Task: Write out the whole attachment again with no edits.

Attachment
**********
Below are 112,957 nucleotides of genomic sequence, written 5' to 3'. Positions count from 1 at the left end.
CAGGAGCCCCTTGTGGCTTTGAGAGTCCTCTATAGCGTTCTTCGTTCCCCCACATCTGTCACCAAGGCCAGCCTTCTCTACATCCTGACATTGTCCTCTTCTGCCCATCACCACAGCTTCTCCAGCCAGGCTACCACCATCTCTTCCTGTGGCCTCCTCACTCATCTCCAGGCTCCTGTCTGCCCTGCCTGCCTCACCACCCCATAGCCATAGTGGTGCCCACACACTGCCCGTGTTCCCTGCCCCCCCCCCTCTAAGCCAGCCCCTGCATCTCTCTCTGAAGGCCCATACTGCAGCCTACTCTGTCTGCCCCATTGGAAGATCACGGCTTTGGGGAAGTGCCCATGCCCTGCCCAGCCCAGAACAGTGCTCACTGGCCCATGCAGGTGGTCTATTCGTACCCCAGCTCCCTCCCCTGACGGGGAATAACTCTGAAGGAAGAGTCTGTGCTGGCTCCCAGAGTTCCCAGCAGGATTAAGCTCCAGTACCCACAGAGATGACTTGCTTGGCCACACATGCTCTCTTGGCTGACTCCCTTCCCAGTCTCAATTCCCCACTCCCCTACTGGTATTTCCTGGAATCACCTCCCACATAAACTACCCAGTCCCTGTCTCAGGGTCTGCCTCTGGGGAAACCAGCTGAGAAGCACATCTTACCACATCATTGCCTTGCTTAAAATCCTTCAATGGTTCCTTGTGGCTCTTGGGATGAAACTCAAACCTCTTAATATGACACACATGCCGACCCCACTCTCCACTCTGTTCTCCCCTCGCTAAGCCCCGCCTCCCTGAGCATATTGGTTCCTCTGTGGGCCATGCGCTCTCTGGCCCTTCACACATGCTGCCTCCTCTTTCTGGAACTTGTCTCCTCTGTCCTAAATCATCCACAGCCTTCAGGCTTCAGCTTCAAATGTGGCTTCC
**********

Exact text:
Below are 112,957 nucleotides of genomic sequence, written 5' to 3'. Positions count from 1 at the left end.
CAGGAGCCCCTTGTGGCTTTGAGAGTCCTCTATAGCGTTCTTCGTTCCCCCACATCTGTCACCAAGGCCAGCCTTCTCTACATCCTGACATTGTCCTCTTCTGCCCATCACCACAGCTTCTCCAGCCAGGCTACCACCATCTCTTCCTGTGGCCTCCTCACTCATCTCCAGGCTCCTGTCTGCCCTGCCTGCCTCACCACCCCATAGCCATAGTGGTGCCCACACACTGCCCGTGTTCCCTGCCCCCCCCCCTCTAAGCCAGCCCCTGCATCTCTCTCTGAAGGCCCATACTGCAGCCTACTCTGTCTGCCCCATTGGAAGATCACGGCTTTGGGGAAGTGCCCATGCCCTGCCCAGCCCAGAACAGTGCTCACTGGCCCATGCAGGTGGTCTATTCGTACCCCAGCTCCCTCCCCTGACGGGGAATAACTCTGAAGGAAGAGTCTGTGCTGGCTCCCAGAGTTCCCAGCAGGATTAAGCTCCAGTACCCACAGAGATGACTTGCTTGGCCACACATGCTCTCTTGGCTGACTCCCTTCCCAGTCTCAATTCCCCACTCCCCTACTGGTATTTCCTGGAATCACCTCCCACATAAACTACCCAGTCCCTGTCTCAGGGTCTGCCTCTGGGGAAACCAGCTGAGAAGCACATCTTACCACATCATTGCCTTGCTTAAAATCCTTCAATGGTTCCTTGTGGCTCTTGGGATGAAACTCAAACCTCTTAATATGACACACATGCCGACCCCACTCTCCACTCTGTTCTCCCCTCGCTAAGCCCCGCCTCCCTGAGCATATTGGTTCCTCTGTGGGCCATGCGCTCTCTGGCCCTTCACACATGCTGCCTCCTCTTTCTGGAACTTGTCTCCTCTGTCCTAAATCATCCACAGCCTTCAGGCTTCAGCTTCAAATGTGGCTTCC